Thomas Hobbes believed we needed a strong government, preferably an absolute monarchy, to protect the people from their own brutish and violent instincts. Karl Marx envisioned the "withering" of the state and a "dictatorship of the proletariat."
Hobbes, who wrote Leviathan in 1651, a period of civil war and instability in England, thought that only the power of an absolute monarch could keep chaos in check. He wrote that people will live in a state of ungoverned anarchy until constant warfare and instability gets to be too much. Then they will—or in his opinion, should—give themselves to an absolute monarch, who will make all the decisions in the state and even have absolute power over the life and death of the citizens. This would be good, according to Hobbes, because it would bring peace and security.
Marx witnessed the abuses of the Industrial Revolution, in which more and more people went to work in factories with no protections on the hours they worked. In his time, there was no minimum wage, no minimum work age, and no safety regulations—all of which allowed the factory owners to become very rich, as they paid the workers next to nothing and thus made huge profits. Marx thought the only way the people could become free was to revolt against the owners. Like Hobbes, Marx had a dark view of human nature, especially when it was subject to and influenced by capitalism (he was more likely to think of people as innately good when free of capitalist ideology): however, he thought it was impossible for workers to actually negotiate with the owners, because the owners would betray them every time. He thought armed revolution was the only way for the workers to obtain the economic resources they needed to be free.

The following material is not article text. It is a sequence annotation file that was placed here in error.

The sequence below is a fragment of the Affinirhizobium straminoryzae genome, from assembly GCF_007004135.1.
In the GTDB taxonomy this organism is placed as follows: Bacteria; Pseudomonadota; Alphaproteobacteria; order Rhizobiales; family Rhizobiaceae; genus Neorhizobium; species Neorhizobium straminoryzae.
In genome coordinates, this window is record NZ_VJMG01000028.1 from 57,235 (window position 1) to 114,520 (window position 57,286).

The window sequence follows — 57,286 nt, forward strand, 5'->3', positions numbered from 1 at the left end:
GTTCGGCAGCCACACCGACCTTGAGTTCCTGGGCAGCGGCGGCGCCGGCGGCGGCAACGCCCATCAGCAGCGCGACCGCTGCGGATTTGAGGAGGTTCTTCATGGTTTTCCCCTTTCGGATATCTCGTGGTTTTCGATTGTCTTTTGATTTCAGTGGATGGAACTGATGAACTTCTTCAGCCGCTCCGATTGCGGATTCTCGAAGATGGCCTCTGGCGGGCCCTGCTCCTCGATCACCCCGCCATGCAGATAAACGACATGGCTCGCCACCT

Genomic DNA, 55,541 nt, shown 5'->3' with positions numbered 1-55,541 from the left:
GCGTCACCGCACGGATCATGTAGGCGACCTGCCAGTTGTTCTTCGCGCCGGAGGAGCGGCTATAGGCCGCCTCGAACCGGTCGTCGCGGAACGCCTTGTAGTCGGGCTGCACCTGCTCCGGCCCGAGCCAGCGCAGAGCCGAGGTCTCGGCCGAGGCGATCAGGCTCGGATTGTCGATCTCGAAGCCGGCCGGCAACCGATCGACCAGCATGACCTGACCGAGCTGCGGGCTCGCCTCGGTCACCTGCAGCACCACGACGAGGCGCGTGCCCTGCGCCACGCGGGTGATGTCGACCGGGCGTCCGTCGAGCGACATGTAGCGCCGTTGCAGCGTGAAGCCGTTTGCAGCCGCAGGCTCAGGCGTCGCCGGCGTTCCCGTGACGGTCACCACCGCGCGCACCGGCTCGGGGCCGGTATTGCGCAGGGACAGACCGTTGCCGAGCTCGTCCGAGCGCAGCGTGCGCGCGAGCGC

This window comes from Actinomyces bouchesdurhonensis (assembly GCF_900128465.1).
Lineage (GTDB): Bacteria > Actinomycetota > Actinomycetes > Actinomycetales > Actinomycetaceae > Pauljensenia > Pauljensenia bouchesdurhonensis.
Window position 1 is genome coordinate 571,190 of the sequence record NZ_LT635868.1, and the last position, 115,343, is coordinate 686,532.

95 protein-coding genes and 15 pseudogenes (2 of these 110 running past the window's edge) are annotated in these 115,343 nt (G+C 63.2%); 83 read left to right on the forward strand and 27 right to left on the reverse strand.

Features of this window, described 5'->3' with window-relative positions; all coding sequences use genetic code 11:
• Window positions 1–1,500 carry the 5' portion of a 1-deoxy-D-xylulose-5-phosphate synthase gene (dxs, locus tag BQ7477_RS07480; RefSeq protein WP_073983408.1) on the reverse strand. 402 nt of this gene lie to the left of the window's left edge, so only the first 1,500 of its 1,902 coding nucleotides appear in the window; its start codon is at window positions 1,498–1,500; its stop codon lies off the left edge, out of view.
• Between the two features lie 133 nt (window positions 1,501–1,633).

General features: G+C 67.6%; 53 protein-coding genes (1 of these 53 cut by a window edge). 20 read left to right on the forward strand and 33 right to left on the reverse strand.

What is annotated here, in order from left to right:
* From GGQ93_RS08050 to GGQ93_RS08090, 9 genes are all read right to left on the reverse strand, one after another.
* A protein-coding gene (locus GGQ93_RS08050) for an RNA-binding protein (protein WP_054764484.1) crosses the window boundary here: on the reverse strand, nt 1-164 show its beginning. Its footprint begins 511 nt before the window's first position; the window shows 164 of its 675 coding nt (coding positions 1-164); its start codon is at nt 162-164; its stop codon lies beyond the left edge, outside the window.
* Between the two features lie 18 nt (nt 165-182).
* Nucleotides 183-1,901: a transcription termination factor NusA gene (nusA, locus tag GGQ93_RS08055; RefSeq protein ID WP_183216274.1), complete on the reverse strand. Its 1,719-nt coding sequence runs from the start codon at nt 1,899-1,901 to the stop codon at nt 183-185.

Marx's perspective is a bottoms-up view of history. He believed justice could only come when the people at the lower end of the economic ladder had control of the means of production. His ideal state was run by the workers, and eventually all forms of governance would disappear as private property was abolished and everyone produced and consumed according to their abilities and needs. People needed a period of re-education, but could then function without a state. Hobbes, on the other hand, had a top-down view of government. He believed everybody, including the poor, would fare better under an absolute monarch and strong centralized state control.
The lessons of modern history have shown that dictatorships of any sort, be they of the masses or a messianic leader, tend to not work out very well, and a happier political state comes somewhere between the poles of Hobbes and Marx.